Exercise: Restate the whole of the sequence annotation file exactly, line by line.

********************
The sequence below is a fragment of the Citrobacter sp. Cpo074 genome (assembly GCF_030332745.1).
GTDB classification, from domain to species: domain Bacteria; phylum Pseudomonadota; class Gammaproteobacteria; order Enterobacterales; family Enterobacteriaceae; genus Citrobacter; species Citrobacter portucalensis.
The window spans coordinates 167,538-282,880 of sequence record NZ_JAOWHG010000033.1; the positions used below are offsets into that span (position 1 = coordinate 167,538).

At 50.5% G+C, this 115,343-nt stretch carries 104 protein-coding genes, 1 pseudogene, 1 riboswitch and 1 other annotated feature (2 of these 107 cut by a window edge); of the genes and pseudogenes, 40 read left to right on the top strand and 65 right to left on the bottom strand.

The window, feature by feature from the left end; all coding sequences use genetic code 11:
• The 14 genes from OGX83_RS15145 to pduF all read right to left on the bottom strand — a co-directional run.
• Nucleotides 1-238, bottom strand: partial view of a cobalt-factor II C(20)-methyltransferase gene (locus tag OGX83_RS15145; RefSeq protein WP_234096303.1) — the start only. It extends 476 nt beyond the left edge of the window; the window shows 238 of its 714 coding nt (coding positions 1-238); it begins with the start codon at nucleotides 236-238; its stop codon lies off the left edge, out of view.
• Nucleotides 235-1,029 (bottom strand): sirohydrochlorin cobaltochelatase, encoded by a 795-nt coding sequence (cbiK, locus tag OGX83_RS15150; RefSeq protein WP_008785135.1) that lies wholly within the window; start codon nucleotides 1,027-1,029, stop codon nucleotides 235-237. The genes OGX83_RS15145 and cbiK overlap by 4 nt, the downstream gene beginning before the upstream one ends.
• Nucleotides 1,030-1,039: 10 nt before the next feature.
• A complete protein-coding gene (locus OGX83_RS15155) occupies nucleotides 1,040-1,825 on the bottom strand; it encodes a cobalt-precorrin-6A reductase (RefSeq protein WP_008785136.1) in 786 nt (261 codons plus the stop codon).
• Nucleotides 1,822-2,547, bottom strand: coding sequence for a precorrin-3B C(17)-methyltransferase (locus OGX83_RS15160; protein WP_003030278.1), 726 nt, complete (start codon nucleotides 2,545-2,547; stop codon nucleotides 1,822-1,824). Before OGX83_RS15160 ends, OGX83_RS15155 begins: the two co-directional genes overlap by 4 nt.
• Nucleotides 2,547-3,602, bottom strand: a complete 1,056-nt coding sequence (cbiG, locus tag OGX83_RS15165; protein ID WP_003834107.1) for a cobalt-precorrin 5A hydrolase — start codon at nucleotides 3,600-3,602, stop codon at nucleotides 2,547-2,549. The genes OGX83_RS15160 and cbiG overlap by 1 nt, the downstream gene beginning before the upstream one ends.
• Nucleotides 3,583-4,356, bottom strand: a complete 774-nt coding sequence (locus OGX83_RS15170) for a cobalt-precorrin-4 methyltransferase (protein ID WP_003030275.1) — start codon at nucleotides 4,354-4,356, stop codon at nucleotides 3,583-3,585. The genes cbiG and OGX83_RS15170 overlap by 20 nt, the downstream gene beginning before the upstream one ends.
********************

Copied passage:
The sequence below is a fragment of the Citrobacter sp. Cpo074 genome (assembly GCF_030332745.1).
GTDB classification, from domain to species: domain Bacteria; phylum Pseudomonadota; class Gammaproteobacteria; order Enterobacterales; family Enterobacteriaceae; genus Citrobacter; species Citrobacter portucalensis.
The window spans coordinates 167,538-282,880 of sequence record NZ_JAOWHG010000033.1; the positions used below are offsets into that span (position 1 = coordinate 167,538).

At 50.5% G+C, this 115,343-nt stretch carries 104 protein-coding genes, 1 pseudogene, 1 riboswitch and 1 other annotated feature (2 of these 107 cut by a window edge); of the genes and pseudogenes, 40 read left to right on the top strand and 65 right to left on the bottom strand.

The window, feature by feature from the left end; all coding sequences use genetic code 11:
• The 14 genes from OGX83_RS15145 to pduF all read right to left on the bottom strand — a co-directional run.
• Nucleotides 1-238, bottom strand: partial view of a cobalt-factor II C(20)-methyltransferase gene (locus tag OGX83_RS15145; RefSeq protein WP_234096303.1) — the start only. It extends 476 nt beyond the left edge of the window; the window shows 238 of its 714 coding nt (coding positions 1-238); it begins with the start codon at nucleotides 236-238; its stop codon lies off the left edge, out of view.
• Nucleotides 235-1,029 (bottom strand): sirohydrochlorin cobaltochelatase, encoded by a 795-nt coding sequence (cbiK, locus tag OGX83_RS15150; RefSeq protein WP_008785135.1) that lies wholly within the window; start codon nucleotides 1,027-1,029, stop codon nucleotides 235-237. The genes OGX83_RS15145 and cbiK overlap by 4 nt, the downstream gene beginning before the upstream one ends.
• Nucleotides 1,030-1,039: 10 nt before the next feature.
• A complete protein-coding gene (locus OGX83_RS15155) occupies nucleotides 1,040-1,825 on the bottom strand; it encodes a cobalt-precorrin-6A reductase (RefSeq protein WP_008785136.1) in 786 nt (261 codons plus the stop codon).
• Nucleotides 1,822-2,547, bottom strand: coding sequence for a precorrin-3B C(17)-methyltransferase (locus OGX83_RS15160; protein WP_003030278.1), 726 nt, complete (start codon nucleotides 2,545-2,547; stop codon nucleotides 1,822-1,824). Before OGX83_RS15160 ends, OGX83_RS15155 begins: the two co-directional genes overlap by 4 nt.
• Nucleotides 2,547-3,602, bottom strand: a complete 1,056-nt coding sequence (cbiG, locus tag OGX83_RS15165; protein ID WP_003834107.1) for a cobalt-precorrin 5A hydrolase — start codon at nucleotides 3,600-3,602, stop codon at nucleotides 2,547-2,549. The genes OGX83_RS15160 and cbiG overlap by 1 nt, the downstream gene beginning before the upstream one ends.
• Nucleotides 3,583-4,356, bottom strand: a complete 774-nt coding sequence (locus OGX83_RS15170) for a cobalt-precorrin-4 methyltransferase (protein ID WP_003030275.1) — start codon at nucleotides 4,354-4,356, stop codon at nucleotides 3,583-3,585. The genes cbiG and OGX83_RS15170 overlap by 20 nt, the downstream gene beginning before the upstream one ends.